HCSO Warns of Work from Home” Job Offer Scam

This is a press release from the Humboldt County Sheriff’s Office. The information has not been proven in a court of law and any individuals described should be presumed innocent until proven guilty:Work from Home Job Offer Scam hcso feature

The Humboldt County Sheriff’s Office has recently received reports of a “work from home” job offer scam targeting our community.

According to one reporting party, a post recently made on a local Facebook group advertised a remote position with the company Miroculus.

The original poster of the advertisement falsely identified as an executive with the company and even conducted an interview with the reporting party prior to offering them the position. The scammer advised the reporting party to purchase a newer-model iPhone and send it to them in order to “install software to allow for the remote work.” Thankfully, the reporting party recognized this to be a scam and confirmed with the actual company that this was not legitimate.

While organizations across the country are increasingly offering remote, “work from home”, positions, community members are urged to take caution and fully vet job openings before submitting personal information.

Keep an eye out for these red flags to see if a remote job offer is legitimate:

  1. The job is too good to be true: The job offers high pay for little or no work.
  2. There is little information on the company online.
  3. A second contact cannot confirm the legitimacy of the job offer: Call the company’s HR department to make sure that they really did send you the offer or really do have that job opening.
  4. There are warnings online: Always research the company and reviews before submitting information.
  5. You’re required to pay upfront for training, certifications, directories, materials, or equipment. 
  6. The employer communicates poorly: Communication with a legitimate employer should not contain spelling and grammar errors or exhibit unprofessional behavior.
  7. The job offer comes from an unfamiliar email address not associated with the company: A legitimate job recruitment email will most likely come from an email address from the specific company.
  8. The company wants you to apply through Facebook or in an unusual way: Most major companies will list their job openings in the “Careers” section of their website. If the position is not listed on the company’s site, it may be a scam.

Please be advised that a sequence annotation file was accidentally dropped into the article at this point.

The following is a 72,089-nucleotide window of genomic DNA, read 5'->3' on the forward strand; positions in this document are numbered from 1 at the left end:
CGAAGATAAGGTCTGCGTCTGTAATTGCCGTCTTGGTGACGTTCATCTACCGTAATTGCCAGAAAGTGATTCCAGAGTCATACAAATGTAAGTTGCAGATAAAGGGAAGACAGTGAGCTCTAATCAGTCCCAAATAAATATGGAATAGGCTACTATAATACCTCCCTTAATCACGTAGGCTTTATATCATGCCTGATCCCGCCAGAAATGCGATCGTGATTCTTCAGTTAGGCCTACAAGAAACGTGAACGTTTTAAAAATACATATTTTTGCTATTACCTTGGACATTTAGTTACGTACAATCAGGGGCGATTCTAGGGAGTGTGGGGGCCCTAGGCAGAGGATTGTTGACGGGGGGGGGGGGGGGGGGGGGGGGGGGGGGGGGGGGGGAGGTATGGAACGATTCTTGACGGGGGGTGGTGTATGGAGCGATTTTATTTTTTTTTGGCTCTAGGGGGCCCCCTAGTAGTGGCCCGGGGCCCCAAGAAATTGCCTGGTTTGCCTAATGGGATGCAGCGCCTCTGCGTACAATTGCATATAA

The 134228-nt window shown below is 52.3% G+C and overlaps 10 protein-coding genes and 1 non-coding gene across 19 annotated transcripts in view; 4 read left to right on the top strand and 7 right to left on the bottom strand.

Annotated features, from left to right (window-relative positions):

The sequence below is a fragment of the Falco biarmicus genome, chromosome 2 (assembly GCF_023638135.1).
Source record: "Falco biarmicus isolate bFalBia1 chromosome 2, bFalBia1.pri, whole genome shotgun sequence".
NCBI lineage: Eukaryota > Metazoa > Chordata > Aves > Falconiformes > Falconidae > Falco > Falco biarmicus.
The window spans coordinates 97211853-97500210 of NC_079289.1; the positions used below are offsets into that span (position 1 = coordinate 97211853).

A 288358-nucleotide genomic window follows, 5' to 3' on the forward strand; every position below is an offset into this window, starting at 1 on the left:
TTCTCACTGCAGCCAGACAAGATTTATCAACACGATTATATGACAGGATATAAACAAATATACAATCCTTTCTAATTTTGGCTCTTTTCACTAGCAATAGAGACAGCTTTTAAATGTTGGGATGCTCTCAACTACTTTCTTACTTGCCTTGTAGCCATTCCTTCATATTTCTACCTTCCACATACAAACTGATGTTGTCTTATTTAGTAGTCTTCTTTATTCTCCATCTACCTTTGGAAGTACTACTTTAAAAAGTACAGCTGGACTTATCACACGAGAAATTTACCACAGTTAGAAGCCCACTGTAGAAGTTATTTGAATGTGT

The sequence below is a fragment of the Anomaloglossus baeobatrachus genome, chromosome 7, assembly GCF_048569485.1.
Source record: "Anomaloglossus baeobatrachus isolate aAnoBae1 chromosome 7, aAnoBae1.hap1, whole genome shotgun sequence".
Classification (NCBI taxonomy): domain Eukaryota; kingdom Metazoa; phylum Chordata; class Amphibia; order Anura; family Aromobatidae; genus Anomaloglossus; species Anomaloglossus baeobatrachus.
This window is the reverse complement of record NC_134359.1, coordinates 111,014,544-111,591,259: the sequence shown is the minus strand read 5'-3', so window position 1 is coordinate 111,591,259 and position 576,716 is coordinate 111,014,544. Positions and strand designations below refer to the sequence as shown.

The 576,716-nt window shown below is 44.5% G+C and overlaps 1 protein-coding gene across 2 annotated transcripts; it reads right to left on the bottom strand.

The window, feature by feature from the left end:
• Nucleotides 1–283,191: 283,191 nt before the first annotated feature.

If you believe you have been exploited by a work from home job scam, you can file a complaint with the FTC online or by calling 877-382-4357. You can also report the scam to the California Attorney General’s Office.

Visit https://humboldtgov.org/2864/Scam-Information to learn more about some of the common scams reported to the HCSO.

Receive HCSO news straight to your phone or email. Subscribe to news alerts at: humboldtsheriff.org/subscribe.



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1 month ago

It is unbelievable how many scams there are on Facebook and you would think that Facebook would do a better go job of watching for them. If you find a
Vehicle, tractor, trailer etc for $1200 and excellent condition always garaged it is usually a scam and they want you to pay using ebay

North westCertain license plate out of thousands c
North westCertain license plate out of thousands c
1 month ago
Reply to  Mariahgirl

If someone is trying to give you something, you didn’t work for is a big red flag.
You can only con a con is the way I heard it.
Free money is to good to be true

1 month ago

These are not people trying to give you something, they are people selling things at a low, low price. Not!! There are a lot of desperate people who need a car, pickup, etc and think they are going to get a good deal. On Facebook you can go to the 3 dots in the right hand corner of the picture, click on it and the next screen has statements and one is you want to report the ad, click on that and the next screen has a list of items and one is scam.

old guy
old guy
1 month ago

pt barnum ‘ there’s a sucker born every minute, and three to take him’